When I was thinking about my next sewing project, I thought about those tween girls out there and started thinking about the kind of bag that they would enjoying carry around (or what I would have loved to have at that age) that allows them to celebrate their youth in style. Then, I came up with this pattern … and the “Tween-y Bag” was born.

I first posted about these versatile bags last week, and I loved the pattern that I came up with that I wanted to share it with you.  So, who wants to make a simple, drawstring bag that your tween daughter (or a granddaughter, or a cousin, or a friend’s daughter, etc.) would love to carry around as she plays outside in the summertime? Or wants to sew a simple project that you can finish in one weekend afternoon?

If you answered “yes” to any of the questions, this tutorial for the Tween-y Bag is for you!  And the great thing about this bag is that, depending on the fabric designs you select, you can make it appropriate for any age (in fact, I use one myself and I’m thirty-@#%%^$@#)!

How This Tutorial Works:

I’ve decided to divide the tutorial into five parts: 1. Getting Started (this post); 2. Making the Front Panel; 3, Making the Lining; 4. Making the Bag Strap and Drawstrings; and 5. Putting Everything Together.

Difficulty Level:

I would classify this project as “Intermediate Beginner” (which is how I would characterize my own sewing skills). If you have basic skills, like cutting fabric, operate a sewing machine, and understand the basic sewing terminologies, you’ll have no problem with it.

A Thing to Note:

Please note that I’m completely self-taught and am still pretty novice at sewing. You might see some instruction that may be incorrect. This is how I made the bag so please use other (and perhaps better) techniques to make your version of the bag work better (and please share the knowledge with me)! 🙂

Okay, let’s get started.

Materials: These are the materials that you will need for the bag.

Basic Tools:
• Two fabrics (more information to follow)
• Sewing machine (I only use one stitch so the cheaper machine works perfectly … my machine was about $50 at Target)
• Threads
• Iron and ironing board
• Rotary cutter and rotary mat
• Erasable fabric pen / marker
• Fabric scissors
• Pins and pin cushion
• Large ruler (mine is called Omnigrip)
I selected the Liberty of London fabric called Plum Mirabelle 6011C from the Tana Lawn Classics; and Kona Cotton Spruce. Both fabrics are wonderful and very easy to work with. And the Plum Mirabelle feels like pure silk!

For the Front Panel:
• Two 12 inches x 10 inches pieces (the Liberty of London fabric)
• One 12 inches x 9 inches piece (the Kona fabric)
• One 12 inches x 27 inches piece cotton batting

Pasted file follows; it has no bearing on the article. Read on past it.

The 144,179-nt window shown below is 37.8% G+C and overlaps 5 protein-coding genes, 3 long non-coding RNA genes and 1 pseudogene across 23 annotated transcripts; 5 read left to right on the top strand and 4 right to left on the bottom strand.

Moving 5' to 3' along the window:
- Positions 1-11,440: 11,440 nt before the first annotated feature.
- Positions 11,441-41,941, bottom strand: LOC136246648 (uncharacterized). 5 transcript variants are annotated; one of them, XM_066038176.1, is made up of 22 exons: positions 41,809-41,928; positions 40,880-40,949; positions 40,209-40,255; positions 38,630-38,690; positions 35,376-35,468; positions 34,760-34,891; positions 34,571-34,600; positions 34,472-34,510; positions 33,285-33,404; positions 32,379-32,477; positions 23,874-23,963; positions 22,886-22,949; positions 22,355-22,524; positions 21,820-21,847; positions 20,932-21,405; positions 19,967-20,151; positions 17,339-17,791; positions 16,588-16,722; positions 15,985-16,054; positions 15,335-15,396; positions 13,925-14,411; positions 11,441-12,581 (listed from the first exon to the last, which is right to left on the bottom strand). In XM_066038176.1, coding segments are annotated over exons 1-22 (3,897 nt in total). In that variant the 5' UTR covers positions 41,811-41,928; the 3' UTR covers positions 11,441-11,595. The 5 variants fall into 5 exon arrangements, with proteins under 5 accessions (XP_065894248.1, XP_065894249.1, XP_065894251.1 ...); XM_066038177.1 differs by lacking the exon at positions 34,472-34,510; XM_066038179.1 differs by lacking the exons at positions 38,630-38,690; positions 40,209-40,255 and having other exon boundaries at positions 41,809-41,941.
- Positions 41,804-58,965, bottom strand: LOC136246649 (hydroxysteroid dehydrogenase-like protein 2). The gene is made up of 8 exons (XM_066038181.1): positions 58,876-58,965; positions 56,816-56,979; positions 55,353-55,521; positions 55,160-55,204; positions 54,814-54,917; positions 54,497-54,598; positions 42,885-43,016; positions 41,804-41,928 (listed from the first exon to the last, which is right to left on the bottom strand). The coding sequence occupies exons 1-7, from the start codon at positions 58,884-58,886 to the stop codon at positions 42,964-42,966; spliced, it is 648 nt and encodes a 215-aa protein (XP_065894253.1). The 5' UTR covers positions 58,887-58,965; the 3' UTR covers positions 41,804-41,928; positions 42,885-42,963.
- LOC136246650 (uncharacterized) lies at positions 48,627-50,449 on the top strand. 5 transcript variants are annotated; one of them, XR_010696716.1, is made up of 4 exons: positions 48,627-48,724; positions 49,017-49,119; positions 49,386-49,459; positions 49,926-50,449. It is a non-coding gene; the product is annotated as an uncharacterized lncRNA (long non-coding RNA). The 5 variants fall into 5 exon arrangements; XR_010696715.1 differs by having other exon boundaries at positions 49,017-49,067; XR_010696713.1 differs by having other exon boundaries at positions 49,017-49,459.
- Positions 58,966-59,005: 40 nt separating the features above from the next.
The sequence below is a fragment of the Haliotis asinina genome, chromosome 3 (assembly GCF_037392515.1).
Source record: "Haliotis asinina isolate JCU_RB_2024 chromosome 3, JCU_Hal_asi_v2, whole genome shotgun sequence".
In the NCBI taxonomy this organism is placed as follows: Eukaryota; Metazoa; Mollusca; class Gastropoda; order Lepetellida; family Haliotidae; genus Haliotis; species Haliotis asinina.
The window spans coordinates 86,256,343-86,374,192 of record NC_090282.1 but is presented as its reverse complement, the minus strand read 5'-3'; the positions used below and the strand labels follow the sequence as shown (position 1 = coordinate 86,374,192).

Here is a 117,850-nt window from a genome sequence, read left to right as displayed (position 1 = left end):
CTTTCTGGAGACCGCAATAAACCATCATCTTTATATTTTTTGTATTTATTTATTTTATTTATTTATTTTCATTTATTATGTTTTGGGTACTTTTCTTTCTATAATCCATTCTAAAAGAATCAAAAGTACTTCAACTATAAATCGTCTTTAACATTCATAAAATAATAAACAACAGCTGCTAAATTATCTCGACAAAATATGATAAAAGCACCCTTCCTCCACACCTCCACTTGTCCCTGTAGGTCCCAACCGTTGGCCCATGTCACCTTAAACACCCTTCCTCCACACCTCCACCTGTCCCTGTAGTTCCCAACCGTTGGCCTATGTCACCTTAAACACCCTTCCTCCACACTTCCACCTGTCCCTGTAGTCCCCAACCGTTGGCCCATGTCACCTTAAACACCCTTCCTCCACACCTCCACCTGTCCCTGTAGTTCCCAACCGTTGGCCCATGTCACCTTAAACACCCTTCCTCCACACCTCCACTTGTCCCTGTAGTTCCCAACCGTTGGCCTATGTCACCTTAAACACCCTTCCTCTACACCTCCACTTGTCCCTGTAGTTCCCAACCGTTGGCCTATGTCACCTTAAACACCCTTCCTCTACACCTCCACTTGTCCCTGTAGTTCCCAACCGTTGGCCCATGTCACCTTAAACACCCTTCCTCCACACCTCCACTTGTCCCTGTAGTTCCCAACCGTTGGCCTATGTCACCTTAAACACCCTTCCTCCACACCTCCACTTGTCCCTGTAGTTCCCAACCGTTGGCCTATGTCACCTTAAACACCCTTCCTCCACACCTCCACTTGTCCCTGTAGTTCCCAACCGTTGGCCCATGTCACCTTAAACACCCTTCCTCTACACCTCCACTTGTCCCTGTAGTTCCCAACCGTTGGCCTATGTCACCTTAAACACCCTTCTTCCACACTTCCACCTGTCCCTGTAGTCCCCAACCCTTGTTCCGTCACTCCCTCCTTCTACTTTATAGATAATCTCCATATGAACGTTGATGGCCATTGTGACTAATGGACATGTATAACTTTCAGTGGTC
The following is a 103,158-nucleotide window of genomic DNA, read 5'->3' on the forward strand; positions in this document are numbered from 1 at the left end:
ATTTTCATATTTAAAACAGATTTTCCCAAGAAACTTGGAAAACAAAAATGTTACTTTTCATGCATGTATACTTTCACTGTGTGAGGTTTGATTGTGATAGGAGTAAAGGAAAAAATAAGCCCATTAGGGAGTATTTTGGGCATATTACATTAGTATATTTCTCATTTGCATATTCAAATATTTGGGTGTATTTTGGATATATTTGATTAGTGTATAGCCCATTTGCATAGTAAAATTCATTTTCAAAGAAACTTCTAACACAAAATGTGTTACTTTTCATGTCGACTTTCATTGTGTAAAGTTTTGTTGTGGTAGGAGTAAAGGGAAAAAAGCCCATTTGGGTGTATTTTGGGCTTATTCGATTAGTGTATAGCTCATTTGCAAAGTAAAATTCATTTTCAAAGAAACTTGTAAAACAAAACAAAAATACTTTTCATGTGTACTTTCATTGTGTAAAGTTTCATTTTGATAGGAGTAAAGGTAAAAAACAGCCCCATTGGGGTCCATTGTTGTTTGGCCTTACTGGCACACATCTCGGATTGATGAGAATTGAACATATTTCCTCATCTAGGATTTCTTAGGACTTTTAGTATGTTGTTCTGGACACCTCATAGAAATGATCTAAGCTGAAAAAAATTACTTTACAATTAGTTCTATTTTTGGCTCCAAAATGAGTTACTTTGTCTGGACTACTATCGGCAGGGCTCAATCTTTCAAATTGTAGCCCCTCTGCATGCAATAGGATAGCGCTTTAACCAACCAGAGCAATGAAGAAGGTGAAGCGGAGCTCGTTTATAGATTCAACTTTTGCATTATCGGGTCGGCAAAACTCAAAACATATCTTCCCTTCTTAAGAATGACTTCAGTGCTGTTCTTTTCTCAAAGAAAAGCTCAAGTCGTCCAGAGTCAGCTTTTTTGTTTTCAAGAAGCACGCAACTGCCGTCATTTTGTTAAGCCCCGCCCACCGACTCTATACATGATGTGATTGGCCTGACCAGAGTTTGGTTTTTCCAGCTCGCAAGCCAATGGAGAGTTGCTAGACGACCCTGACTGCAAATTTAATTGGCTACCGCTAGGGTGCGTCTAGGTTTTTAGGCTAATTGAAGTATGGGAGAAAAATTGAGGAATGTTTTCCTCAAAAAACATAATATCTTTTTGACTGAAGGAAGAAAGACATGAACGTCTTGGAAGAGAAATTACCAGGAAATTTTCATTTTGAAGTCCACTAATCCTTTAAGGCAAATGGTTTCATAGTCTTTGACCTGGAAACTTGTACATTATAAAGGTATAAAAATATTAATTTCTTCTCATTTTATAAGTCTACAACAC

• Two 14 inches x 12 pieces
• One 6 inches x 5 inches piece (for pocket)
• One label, optional (I had mine made at Name Maker … they are great)

Adjustable Strap:
• One 50 inches x 5 inches piece
• One Slider and Rectangle Ring set (I purchased mine from Jennalou06 on Etsy.)

• Two 29 inches x 2 inches pieces
• Two 10 inches x 3 inches pieces (for Drawstring Slots)

Next up is Part 2 of the “Tweeny-y Bag” Tutorial: Making the Front Panel!

If you want to jump to other tutorial posts, here are the links:

Part 2: Making the Front Panel
Part 3: Making the Lining
Part 4: Making the Bag Strap and Drawstrings
Part 5: Putting it all Together

Lavender and Olive’s Original Shampoo Bar Recipe

Ever since Agree-brand hair products disappeared from the drugstore shelves many, many years ago (Do you remember them? They were wonderful!), I have never found a shampoo and conditioner that I can fall in love with. Then, about five years ago, I discovered Basin, a Lush-like shop that sells natural soaps, and its shampoo bars and I was back in love again. I like the shampoo bars more than the mainstream ones for several reasons. One, because it cuts down the plastic consumption to, well, zero, because the soap comes in a solid form. Also, because it leaves my hair clean but conditioned, even without using a conditioner. And last but not least, they last forever! It is wonderful to travel with it too since you can toss it in your carry-on luggage without having a TSA agent come running after you.

The only downside about the shampoo bars is that they are a little pricey. For a 65 gram bar, it costs $8, plus shipping since I get mine online. It’s much cheaper than  other bottle shampoos but still, that’s a lot of money. So, I’ve been looking to formulate my own recipe for the best shampoo bars that I can make at home.